Although investors search for useful human capital metrics, few companies provide them. In their place companies offer platitudes such as “people are our most important asset.” Fortunately, there are exceptions, and they may be harbingers of a new era of human capital reporting. National City Corporation is one of them. National City is among the largest banks in the United States, with assets in excess of $100 billion. Its chairman and CEO, David Daberko, went far beyond platitudes in his letter to
As part of our R&D effort, Douglas D. Dwyer
This relationship between plant productivity and market value holds even after one accounts for other known drivers of a firm’s market value, such as its physical and financial assets and its investments in R&D and advertising. This indicates that there are other reasons for differences in plant productivity, one of them being human capital management. That is, systematic differences between plants in their human capital and the way they manage it contribute to productivity and shareholder value. 
Another highly regarded bank, First Tennessee National Corporation, briefs financial analysts about human capital issues. Believing that its people practices are a source of competitive advantage, First Tennessee shares detailed human capital data with analysts, including the linkage between the retention of
Third-party information vendors have begun to supplement the trickle of human capital data released by corporations. That information is narrowly focused, however, on corporate governance and the management of high-level employees. Interest in that information has risen dramatically in the wake of the heavily publicized scandals at Enron and WorldCom. These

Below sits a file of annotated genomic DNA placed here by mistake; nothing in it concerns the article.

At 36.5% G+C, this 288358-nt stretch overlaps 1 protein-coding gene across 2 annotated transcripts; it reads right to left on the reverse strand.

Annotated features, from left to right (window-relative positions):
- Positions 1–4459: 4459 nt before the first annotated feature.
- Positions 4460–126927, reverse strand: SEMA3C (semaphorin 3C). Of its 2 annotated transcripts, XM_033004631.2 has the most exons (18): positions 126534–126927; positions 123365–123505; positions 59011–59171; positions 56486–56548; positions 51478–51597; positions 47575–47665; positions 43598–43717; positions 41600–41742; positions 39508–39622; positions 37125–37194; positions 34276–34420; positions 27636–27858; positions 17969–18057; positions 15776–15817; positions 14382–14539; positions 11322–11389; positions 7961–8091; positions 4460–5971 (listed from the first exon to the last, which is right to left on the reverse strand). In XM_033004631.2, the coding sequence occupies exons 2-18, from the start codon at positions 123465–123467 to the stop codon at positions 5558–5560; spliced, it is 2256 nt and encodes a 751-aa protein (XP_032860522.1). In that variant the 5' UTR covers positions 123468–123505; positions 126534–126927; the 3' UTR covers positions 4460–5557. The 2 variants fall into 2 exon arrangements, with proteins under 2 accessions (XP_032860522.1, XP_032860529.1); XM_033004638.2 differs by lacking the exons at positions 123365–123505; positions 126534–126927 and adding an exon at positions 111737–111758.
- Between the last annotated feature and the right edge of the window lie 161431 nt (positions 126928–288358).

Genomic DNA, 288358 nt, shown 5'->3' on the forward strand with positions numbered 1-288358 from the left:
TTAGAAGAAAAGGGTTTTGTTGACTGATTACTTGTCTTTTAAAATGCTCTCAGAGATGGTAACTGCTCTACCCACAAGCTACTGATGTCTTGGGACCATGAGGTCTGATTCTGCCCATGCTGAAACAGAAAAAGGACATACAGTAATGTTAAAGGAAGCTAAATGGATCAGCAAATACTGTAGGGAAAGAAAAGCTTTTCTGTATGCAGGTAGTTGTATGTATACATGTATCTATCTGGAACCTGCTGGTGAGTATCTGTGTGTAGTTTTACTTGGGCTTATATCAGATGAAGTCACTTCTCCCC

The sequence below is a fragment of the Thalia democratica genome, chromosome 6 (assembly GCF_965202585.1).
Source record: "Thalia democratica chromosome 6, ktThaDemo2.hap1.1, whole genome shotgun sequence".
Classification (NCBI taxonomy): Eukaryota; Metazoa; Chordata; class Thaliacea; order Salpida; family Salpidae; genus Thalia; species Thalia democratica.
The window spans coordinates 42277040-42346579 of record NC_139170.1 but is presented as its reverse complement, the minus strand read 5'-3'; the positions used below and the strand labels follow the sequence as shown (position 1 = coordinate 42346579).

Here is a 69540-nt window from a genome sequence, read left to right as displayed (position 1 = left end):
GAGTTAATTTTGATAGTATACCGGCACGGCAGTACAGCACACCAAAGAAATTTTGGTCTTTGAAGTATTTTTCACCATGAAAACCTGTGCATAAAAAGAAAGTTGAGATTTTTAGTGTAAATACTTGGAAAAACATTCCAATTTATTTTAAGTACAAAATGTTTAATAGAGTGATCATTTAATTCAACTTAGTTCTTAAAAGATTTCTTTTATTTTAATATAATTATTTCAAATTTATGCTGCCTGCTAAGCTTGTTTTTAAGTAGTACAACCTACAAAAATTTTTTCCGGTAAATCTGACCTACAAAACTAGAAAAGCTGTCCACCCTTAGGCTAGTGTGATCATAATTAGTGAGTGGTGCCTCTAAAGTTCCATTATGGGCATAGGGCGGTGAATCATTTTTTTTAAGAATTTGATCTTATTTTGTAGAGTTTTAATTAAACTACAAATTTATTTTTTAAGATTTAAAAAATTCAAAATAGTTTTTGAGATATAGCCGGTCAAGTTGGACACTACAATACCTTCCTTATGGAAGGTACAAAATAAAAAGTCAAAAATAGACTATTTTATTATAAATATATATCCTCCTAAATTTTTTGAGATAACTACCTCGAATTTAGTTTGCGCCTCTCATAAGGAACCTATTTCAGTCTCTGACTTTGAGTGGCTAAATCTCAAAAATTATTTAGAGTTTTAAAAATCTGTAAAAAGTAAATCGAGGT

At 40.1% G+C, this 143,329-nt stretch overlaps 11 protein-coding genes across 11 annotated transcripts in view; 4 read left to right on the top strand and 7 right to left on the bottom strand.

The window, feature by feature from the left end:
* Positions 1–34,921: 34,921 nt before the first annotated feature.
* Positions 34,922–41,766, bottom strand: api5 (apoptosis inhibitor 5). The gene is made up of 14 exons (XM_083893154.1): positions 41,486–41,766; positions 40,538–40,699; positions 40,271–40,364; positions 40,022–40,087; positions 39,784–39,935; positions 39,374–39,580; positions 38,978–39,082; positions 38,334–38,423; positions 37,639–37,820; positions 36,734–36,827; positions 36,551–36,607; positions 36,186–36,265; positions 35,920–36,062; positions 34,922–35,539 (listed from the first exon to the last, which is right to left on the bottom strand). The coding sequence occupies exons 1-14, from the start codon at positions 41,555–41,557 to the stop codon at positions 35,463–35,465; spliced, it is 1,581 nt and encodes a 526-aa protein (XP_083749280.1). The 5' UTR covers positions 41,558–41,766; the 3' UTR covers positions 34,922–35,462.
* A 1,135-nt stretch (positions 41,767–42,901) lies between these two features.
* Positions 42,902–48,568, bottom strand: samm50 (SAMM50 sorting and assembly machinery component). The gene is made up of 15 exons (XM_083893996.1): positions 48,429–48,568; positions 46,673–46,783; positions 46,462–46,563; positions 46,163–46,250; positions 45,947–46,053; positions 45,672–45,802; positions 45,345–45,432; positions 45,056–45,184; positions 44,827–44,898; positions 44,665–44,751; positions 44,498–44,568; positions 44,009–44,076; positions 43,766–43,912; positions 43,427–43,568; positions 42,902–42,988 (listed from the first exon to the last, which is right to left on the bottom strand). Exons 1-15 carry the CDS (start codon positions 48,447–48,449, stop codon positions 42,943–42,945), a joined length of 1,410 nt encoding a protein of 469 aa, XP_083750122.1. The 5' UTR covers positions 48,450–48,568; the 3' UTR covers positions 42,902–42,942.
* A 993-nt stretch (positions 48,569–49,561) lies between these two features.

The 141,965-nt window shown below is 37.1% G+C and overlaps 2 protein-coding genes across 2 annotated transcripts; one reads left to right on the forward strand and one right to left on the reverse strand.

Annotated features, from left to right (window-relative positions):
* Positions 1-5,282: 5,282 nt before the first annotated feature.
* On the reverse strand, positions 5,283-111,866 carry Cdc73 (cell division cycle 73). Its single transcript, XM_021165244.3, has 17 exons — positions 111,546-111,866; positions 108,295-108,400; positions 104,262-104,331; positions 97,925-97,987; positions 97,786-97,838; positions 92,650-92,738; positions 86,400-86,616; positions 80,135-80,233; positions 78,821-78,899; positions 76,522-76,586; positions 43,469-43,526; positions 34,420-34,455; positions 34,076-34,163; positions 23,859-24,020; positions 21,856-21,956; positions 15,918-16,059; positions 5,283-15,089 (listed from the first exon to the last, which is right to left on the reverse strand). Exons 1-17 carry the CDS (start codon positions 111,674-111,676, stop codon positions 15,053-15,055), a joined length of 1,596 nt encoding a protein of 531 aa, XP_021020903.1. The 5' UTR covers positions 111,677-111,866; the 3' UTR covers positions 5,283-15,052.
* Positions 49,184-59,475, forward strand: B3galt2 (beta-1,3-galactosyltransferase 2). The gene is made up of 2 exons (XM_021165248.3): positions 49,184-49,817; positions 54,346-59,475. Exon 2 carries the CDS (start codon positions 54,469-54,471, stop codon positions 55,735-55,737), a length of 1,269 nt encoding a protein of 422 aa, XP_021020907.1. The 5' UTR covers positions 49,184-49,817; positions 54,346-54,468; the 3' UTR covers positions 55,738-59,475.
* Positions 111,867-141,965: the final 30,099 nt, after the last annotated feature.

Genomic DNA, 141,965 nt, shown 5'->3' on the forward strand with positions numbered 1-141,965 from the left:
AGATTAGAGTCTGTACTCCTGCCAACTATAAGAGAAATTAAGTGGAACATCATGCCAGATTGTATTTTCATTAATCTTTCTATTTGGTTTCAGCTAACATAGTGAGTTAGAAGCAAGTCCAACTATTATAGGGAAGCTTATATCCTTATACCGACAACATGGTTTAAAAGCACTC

Although substantive reporting of human capital practices remains more the exception than the rule in U.S. companies, in Europe the reporting of human capital indicators is becoming required, often as part of a broader obligation to report social, ethical, and environmental indicators. France currently requires such reporting, Denmark will implement similar requirements in 2005, and the United Kingdom has the matter under consideration.
Although no similar legislation is on the horizon for U.S. companies, it is worth noting that some U.S. regulatory and
 Human Capital Management: The CFO’s Perspective. Boston: CFO Publishing Corp., 2003, 13.
 Douglas, Dwyer, “Plant-level Productivity and the Market Value of a Firm,” Discussion Paper, CES 01-3, Center for Economic Studies, Bureau of the Census, U.S. Department of Commerce, June, 2001.